MEMPHIS, TN (abc24.com) - Thursday night's election brought a few shake-ups to the Unified School Board. Those seven school board seats are the only positions that will remain when Memphis City and Shelby County schools merge.
People who used to serve on their respective school boards were hoping for a seat.
In District One, which represents downtown, midtown and part of east Memphis, former MCS board member Freda Williams challenged incumbent Chris Caldwell for the seat. Williams is also currently on the Unified School Board, but Caldwell won the race.
It was a very close race to represent east Memphis in District Four between incumbent Kevin Woods and former MCS board member Kenneth Whalum, Jr. Woods was fighting to keep his seat on the Unified School Board, one of the seats appointed by the Shelby County Commission. Less than 100 points separated the two candidates.
On losing the race to Woods, Whalum stated, "I don't intend to challenge it. What I do intend to do until 2013 is make sure that I fully represent the children in Memphis City Schools and Shelby County Schools."
"Today is just a celebration of what we knew we could do all along," Woods said of his win. "The people of east Memphis and Hickory Hill spoke loud and clear that the status quo of public education should not be. We just wanted to make a statement tonight that we can do better for our children."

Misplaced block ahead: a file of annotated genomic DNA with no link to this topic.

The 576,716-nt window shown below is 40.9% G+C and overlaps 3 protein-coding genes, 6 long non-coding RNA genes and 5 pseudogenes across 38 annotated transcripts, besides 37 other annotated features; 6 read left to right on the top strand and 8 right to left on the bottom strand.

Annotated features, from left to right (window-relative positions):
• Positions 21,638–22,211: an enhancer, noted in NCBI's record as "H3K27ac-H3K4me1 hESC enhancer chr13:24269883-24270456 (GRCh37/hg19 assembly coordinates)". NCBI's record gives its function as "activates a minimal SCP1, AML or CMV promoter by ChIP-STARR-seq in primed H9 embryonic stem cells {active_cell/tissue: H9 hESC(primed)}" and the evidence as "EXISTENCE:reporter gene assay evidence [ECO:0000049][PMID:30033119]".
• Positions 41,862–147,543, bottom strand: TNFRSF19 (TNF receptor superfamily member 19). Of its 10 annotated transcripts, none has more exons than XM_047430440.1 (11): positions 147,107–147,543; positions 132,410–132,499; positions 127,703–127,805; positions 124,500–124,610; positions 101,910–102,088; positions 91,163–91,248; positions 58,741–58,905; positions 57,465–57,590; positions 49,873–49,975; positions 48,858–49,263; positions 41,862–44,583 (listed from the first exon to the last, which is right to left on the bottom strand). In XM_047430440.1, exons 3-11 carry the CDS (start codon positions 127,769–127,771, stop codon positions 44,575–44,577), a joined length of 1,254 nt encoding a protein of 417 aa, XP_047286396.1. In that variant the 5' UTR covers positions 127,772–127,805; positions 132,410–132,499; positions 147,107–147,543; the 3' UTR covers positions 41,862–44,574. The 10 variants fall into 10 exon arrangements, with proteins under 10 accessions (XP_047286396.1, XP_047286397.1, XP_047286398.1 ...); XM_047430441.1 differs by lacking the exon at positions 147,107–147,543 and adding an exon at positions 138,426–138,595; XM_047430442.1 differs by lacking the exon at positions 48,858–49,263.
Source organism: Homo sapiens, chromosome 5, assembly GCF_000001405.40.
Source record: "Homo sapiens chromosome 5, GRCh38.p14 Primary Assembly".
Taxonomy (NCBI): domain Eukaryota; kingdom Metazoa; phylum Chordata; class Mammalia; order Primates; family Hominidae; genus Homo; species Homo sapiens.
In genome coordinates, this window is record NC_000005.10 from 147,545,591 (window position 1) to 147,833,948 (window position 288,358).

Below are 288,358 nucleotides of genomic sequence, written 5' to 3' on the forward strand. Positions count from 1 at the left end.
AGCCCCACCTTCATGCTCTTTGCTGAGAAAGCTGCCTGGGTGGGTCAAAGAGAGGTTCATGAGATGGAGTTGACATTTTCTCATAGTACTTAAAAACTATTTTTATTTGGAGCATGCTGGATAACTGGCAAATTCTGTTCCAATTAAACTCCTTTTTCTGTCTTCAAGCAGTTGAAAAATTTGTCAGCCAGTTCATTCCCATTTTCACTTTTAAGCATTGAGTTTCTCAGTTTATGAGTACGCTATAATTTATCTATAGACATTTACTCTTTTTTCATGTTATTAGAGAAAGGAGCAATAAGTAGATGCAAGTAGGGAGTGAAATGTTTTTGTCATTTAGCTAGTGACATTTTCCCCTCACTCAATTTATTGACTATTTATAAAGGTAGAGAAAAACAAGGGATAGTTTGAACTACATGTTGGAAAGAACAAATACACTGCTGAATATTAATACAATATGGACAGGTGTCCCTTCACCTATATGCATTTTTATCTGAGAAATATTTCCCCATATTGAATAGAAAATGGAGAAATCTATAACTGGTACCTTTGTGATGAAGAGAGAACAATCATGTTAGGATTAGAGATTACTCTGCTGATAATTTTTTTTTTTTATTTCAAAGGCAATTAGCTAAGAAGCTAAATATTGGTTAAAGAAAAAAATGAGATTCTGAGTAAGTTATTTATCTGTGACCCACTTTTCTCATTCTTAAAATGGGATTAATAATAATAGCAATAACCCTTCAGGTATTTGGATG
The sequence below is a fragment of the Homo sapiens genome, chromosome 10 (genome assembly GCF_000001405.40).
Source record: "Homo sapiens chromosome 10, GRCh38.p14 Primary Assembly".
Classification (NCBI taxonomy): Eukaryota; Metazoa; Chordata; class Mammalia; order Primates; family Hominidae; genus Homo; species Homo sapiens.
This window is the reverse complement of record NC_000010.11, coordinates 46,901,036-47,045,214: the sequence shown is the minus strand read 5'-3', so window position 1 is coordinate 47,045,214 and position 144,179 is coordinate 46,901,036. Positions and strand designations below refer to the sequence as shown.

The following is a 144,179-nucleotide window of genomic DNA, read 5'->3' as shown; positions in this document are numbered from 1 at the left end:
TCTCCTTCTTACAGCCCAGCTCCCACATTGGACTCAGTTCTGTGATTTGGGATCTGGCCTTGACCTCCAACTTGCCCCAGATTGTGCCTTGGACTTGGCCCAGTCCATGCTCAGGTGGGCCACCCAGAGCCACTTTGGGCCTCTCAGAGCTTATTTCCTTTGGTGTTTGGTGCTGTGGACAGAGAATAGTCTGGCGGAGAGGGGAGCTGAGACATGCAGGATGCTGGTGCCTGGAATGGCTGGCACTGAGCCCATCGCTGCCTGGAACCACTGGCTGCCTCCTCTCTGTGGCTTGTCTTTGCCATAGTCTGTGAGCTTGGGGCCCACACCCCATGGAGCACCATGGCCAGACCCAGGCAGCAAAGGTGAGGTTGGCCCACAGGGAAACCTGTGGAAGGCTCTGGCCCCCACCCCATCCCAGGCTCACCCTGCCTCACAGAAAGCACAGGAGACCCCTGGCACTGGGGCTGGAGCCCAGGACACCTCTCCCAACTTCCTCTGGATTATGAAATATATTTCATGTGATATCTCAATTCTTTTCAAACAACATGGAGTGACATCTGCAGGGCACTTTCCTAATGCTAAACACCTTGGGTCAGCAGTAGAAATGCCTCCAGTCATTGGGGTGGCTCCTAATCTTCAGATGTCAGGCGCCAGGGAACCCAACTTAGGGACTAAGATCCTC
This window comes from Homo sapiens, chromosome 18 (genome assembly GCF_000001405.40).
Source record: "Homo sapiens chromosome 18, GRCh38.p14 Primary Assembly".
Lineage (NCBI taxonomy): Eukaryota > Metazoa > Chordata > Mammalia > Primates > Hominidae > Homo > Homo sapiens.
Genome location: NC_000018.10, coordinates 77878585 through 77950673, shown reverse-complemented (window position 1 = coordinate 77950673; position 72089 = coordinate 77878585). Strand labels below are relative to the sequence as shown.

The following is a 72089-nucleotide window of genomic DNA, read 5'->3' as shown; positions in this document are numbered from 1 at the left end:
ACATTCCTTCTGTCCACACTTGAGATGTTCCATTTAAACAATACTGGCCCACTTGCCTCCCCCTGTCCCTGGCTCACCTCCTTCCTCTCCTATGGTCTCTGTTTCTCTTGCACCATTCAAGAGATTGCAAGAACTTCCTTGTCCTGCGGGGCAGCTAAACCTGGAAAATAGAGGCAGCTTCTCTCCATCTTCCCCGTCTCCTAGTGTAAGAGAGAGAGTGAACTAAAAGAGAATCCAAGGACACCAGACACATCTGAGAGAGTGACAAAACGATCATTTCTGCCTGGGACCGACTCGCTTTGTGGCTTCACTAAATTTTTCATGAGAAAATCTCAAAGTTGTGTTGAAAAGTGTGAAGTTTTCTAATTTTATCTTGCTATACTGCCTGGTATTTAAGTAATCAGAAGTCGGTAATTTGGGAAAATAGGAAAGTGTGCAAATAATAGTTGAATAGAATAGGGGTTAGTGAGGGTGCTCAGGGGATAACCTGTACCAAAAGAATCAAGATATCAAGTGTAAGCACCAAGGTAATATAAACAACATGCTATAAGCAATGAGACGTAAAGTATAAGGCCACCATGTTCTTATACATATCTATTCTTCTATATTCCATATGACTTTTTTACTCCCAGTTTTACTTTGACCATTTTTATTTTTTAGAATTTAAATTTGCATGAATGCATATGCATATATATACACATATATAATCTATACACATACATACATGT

And in District Five, which includes Germantown, Collierville, and parts of Cordova and Southwind, former Shelby County School Board chair David Pickler kept his seat, defeating Kim Wirth.
Outside of the school board incumbent Mike Kernell, who represents District 93 in the Tennessee State House, faced off against G.A. Hardaway, who lost his seat in District 93 because of redistricting. Hardaway earned the victory.
"My work goes on all around. I'm in the community, I come back, I'm walking the community. I walk every time I come back. I walk every weekend while I'm here. I know my community and it speaks for itself," said Hardaway.
Because of redistricting, the new boundaries of District 93 cover parts of Orange Mound, the University of Memphis area, and a little strip of east Memphis. Hundreds of voters in that district did not get to vote in this race because they were given the wrong ballot. Elections officials say those new district boundaries created confusion, and helped lead to that mistake.